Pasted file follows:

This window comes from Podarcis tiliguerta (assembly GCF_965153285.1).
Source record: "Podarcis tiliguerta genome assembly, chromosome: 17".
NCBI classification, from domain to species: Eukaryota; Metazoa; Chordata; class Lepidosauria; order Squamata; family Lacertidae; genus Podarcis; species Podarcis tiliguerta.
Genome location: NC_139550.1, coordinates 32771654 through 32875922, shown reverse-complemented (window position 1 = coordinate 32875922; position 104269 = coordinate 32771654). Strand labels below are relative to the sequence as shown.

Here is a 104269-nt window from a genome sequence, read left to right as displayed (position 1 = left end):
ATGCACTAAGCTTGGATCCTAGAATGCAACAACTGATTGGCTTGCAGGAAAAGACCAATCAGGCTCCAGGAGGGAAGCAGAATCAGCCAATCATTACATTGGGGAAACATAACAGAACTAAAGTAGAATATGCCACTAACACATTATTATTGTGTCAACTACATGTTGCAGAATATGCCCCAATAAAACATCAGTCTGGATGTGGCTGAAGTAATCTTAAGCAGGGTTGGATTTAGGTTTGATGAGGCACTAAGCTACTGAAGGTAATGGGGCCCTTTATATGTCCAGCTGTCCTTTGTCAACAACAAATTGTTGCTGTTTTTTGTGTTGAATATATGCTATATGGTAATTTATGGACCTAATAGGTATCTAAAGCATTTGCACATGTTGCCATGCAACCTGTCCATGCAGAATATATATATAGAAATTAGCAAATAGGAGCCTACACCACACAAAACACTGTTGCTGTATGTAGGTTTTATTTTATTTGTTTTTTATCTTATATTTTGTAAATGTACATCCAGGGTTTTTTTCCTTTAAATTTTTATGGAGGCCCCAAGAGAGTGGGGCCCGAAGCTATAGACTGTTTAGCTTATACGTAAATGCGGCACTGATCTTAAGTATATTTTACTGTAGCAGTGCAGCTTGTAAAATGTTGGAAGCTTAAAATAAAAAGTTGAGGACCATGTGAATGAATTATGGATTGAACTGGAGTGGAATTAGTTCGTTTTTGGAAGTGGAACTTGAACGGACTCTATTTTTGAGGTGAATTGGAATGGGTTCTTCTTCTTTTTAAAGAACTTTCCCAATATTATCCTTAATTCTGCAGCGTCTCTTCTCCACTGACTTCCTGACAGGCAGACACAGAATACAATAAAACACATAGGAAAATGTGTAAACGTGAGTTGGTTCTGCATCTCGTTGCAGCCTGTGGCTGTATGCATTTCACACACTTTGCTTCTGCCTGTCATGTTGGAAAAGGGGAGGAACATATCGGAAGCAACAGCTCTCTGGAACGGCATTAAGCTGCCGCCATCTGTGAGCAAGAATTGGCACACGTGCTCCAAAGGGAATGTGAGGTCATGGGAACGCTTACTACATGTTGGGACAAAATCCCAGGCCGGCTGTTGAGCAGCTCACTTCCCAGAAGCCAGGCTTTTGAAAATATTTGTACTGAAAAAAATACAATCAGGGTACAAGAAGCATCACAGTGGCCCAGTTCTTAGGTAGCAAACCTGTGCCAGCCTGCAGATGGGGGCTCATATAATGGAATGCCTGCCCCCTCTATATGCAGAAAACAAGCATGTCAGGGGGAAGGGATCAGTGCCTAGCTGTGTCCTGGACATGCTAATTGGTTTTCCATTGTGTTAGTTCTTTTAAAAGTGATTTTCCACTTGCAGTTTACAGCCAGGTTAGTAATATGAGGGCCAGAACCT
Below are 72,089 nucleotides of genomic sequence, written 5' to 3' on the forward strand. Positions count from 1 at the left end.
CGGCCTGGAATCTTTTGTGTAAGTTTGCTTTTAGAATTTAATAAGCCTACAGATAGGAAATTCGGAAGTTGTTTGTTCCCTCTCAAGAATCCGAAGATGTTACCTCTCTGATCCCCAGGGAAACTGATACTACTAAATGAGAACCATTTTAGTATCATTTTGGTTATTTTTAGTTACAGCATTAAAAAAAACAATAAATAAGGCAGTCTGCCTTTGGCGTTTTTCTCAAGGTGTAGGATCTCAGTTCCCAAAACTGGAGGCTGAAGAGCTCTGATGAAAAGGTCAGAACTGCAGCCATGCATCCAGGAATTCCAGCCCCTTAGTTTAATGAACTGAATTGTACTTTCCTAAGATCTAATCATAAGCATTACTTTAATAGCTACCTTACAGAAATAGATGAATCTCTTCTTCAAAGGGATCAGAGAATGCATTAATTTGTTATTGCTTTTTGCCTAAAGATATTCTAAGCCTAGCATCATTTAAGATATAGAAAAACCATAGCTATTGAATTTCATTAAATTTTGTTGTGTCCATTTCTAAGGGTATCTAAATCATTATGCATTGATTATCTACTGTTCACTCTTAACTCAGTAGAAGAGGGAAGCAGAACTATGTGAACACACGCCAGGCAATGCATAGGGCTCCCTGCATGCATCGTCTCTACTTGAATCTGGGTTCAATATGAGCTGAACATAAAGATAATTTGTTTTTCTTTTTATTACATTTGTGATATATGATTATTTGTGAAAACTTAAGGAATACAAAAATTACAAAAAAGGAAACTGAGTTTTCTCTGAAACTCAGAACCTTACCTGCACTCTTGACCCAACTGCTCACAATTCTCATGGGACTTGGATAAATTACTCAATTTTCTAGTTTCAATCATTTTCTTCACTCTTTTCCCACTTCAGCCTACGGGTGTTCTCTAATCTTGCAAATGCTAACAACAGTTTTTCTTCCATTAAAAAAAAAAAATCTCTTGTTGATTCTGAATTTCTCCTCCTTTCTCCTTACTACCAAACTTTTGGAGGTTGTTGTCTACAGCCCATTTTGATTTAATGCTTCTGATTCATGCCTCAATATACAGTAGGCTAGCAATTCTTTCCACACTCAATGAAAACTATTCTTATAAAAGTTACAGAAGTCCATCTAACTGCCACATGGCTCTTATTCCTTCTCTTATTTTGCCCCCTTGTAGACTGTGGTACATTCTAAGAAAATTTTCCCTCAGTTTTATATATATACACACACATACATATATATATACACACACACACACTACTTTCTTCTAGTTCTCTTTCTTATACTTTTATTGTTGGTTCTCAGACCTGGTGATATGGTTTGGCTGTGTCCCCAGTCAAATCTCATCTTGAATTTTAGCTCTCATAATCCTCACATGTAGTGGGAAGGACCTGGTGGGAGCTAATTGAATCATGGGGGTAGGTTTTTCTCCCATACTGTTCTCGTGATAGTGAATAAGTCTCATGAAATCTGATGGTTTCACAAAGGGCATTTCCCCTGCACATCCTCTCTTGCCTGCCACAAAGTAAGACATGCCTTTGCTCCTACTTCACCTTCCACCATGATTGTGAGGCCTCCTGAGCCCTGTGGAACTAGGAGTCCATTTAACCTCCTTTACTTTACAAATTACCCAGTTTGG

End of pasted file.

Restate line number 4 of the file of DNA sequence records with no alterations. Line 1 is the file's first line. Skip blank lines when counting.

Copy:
Genome location: NC_139550.1, coordinates 32771654 through 32875922, shown reverse-complemented (window position 1 = coordinate 32875922; position 104269 = coordinate 32771654). Strand labels below are relative to the sequence as shown.